A great way to write the settings is to make a song out of it. Writing an electron configuration for an element is an excellent alternative to looking at the distribution of electrons in an atom. Depending on the item, this can be very extensive. Therefore, scientists have developed an abbreviated notation that consists of using a noble gas to represent electrons that are not valence electrons. This will simplify the electron configuration and make it easier to understand the chemistry of the element.
Part 1 of 2: Writing the Normal Electron Configuration of an Element
Step 1. Identify the number of electrons present in an element
The atomic number of an element tells you how many protons it contains. Since elements in their neutral state have the same number of protons and electrons, you can also use the atomic number as the number of electrons that element has. The atomic number, which can be found on the periodic table, is the number written directly above the element symbol.
For example, the symbol for sodium is Na. The atomic number of Na is 11
Step 2. Learn about electron shells and energy levels
The first electron shell only has the energy level s. The second layer has an energy level s and one p. The third layer has an energy level s, p, and d. the fourth layer has an energy level s, p, d and f. There are more than four shells of electrons, but in a standard chemistry course, you will normally use only the first four.
- Each energy level s can hold a maximum of 2 electrons.
- Each energy level p can contain a maximum of 6 electrons.
- Each energy level d can contain a maximum of 10 electrons.
- Each energy level f can contain a maximum of 14 electrons.
Step 3. Learn about the rules for electron filling
According to the Aufbau principle, you must add electrons to the lower energy levels before you can add an electron to a higher energy level. Each energy level can have multiple suborbitals, but each can hold a maximum of two electrons at any given time. The energy level s has one suborbital, p has 3 suborbitals, d has 5 suborbitals, and f has 7.
- The energy level d has a slightly higher energy than the level s of the lower electron shell, so the energy level s will fill up before the lower energy level d. In an electron configuration, it will look like this: 1s22s22 P63s23p64s23d10.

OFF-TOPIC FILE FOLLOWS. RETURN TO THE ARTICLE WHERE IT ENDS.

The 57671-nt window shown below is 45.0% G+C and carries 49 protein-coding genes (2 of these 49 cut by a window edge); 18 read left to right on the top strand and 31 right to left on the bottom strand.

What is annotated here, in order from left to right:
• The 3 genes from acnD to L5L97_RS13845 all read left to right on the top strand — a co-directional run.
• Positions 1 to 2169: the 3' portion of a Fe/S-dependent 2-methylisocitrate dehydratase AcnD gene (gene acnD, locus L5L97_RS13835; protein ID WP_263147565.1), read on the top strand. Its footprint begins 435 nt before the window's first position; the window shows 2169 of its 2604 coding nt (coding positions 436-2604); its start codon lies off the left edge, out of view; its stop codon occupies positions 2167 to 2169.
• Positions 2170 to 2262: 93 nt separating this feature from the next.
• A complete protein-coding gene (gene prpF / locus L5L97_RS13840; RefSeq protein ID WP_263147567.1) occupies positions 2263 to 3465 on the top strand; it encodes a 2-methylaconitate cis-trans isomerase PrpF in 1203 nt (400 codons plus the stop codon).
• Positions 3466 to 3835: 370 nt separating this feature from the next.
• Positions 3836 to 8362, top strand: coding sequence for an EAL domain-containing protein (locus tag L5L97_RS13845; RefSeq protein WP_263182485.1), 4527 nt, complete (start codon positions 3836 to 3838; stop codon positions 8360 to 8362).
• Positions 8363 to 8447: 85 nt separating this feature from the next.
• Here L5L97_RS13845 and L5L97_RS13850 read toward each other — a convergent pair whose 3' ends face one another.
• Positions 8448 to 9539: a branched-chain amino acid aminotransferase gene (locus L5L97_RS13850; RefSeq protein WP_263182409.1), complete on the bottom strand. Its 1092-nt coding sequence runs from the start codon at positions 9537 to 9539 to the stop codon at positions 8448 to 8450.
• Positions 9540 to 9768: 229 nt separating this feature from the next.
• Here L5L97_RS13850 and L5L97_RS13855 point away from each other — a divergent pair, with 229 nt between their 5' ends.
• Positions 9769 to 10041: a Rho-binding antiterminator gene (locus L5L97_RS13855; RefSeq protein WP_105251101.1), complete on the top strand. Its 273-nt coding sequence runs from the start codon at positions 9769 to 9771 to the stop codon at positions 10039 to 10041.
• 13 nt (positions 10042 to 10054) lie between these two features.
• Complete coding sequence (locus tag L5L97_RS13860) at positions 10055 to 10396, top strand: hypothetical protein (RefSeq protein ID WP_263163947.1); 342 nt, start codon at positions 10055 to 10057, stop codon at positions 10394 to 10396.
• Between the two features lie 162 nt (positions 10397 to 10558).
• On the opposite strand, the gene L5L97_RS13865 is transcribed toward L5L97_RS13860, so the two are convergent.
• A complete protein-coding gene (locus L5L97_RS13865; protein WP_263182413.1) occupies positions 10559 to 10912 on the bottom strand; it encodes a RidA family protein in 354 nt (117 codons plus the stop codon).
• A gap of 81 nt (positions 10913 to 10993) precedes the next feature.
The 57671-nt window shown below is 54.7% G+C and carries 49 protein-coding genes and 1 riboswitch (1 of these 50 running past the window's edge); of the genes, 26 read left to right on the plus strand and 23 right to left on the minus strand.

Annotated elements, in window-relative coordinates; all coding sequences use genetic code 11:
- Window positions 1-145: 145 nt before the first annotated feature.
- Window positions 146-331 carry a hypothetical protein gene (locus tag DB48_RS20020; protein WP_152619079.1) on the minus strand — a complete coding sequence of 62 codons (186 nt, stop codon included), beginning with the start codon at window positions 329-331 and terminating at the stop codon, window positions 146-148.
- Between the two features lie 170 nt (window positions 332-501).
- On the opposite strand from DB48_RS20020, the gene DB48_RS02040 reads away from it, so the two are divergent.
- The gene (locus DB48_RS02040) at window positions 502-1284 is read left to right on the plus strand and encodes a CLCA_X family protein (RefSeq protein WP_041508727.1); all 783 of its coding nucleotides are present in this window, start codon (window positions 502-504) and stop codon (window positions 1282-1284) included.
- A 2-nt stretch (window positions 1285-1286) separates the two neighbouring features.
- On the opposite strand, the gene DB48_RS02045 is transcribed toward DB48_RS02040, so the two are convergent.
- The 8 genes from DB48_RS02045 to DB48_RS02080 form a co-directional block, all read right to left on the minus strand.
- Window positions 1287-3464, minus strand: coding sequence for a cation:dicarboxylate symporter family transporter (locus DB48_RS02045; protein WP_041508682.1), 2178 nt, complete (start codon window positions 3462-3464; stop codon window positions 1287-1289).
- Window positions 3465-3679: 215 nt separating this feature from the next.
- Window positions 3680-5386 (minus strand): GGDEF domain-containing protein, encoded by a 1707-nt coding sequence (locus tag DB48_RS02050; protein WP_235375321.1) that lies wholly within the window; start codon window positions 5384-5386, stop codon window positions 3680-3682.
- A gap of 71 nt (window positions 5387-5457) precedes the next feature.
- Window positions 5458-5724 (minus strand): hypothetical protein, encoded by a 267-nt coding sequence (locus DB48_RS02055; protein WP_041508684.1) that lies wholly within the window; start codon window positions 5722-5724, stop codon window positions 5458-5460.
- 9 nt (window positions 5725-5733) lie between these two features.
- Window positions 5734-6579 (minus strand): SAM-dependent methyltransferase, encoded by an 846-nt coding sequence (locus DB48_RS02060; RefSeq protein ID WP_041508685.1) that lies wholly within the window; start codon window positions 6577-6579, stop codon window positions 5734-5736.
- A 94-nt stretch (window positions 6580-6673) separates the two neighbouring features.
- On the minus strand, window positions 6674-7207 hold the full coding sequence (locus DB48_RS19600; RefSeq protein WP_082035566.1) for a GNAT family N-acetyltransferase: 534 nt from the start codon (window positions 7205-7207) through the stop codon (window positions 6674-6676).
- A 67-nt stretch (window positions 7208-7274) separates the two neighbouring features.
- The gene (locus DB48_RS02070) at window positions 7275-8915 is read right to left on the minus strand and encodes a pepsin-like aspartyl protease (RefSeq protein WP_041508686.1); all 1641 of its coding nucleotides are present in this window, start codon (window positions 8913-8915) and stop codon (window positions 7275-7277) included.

Step 4. Use the diagonal configuration table to write electron configurations
The easiest way to remember how to fill electrons is to use the configuration table. This is where you write each layer and the energy levels within it. Draw diagonal lines from the top right to the bottom left of each line. The configuration table will look like this:
3s 3p 3d
4s 4p 4d 4f
5s 5p 5d 5f
6s 6p 6d
- For example: The electron configuration of sodium (11 electrons) is 1s22s22 P63s1.
Step 5. Recognize what the last orbital of each configuration will be
By looking at the periodic table, you can determine what the last subshell will be and the energy level of the electron configuration. First determine in which block each element will be located (s, p, d, or f). Next, count which row the item is in. Finally, count in which column it is.
- For example, sodium is in the s block, so the last orbital of its electron configuration will be s. Also, it is located in the third row and in the first column, so that the last orbital is 3s1. This is a good way to check your final answer.
- The rule is slightly different for the d orbital. The first row of elements in block d starts in the fourth row, but you must subtract 1 from the row number because the s levels have less energy than the d levels. For example, vanadium ends with 3d3.
- Another way to check your answer is to add all the superscripts. They must be equal to the number of electrons in the element. If you have too few or too many electrons, you will need to check your work and try again.
Part 2 of 2: Writing the Noble Gas Electron Configuration
Step 1. Understand the electron configuration of noble gases
The noble gas electron configuration is a type of shortcut for writing the complete electron configuration of an element. The noble gas abbreviation is used to summarize the electronic configuration of an element while providing the most relevant information about the valence electrons of that element.
- The noble gas is replaced to represent all electrons that are not valence electrons.
- The noble gases are helium, neon, argon, krypton, xenon, and radon, and they are located in the last column of the periodic table.
Step 2. Identify the noble gas in the period before the element
The period of an element is the horizontal row in which that element is located. If the element is in the fourth row of the periodic table, it means that it is in period four. The noble gas that you will use will be found in period three. Here is a list of the noble gases and their periods:
- 1: helium
- 2: neon
- 3: argon
- 4: krypton
- 5: xenon
- 6: radon
- For example, sodium is in period three. We will use neon for the noble gas configuration because it is in period 2.
Step 3. Replace the noble gas with the same number of electrons as it has
There are a few ways to do this next step. You can physically write the electron configuration for the noble gas and then replace that same configuration in the element of your interest. An alternative is to remove the same number of electrons as the noble gas of the element for which you want to write the configuration.
- For example, sodium has 11 electrons, while neon has 10.
- The complete electron configuration for sodium is 1s2s222 P63s1 while the neon one is 1s2s222 P6. As you can see, sodium has a 3s1 that neon does not. Therefore, the noble gas configuration for sodium would be [Ne] 3s1.
- You can also count the superscripts of the energy levels up to ten. Eliminate these energy levels and leave the rest. By using neon to write the electron configuration of sodium, you will have one remaining electron: [Ne] 3s1.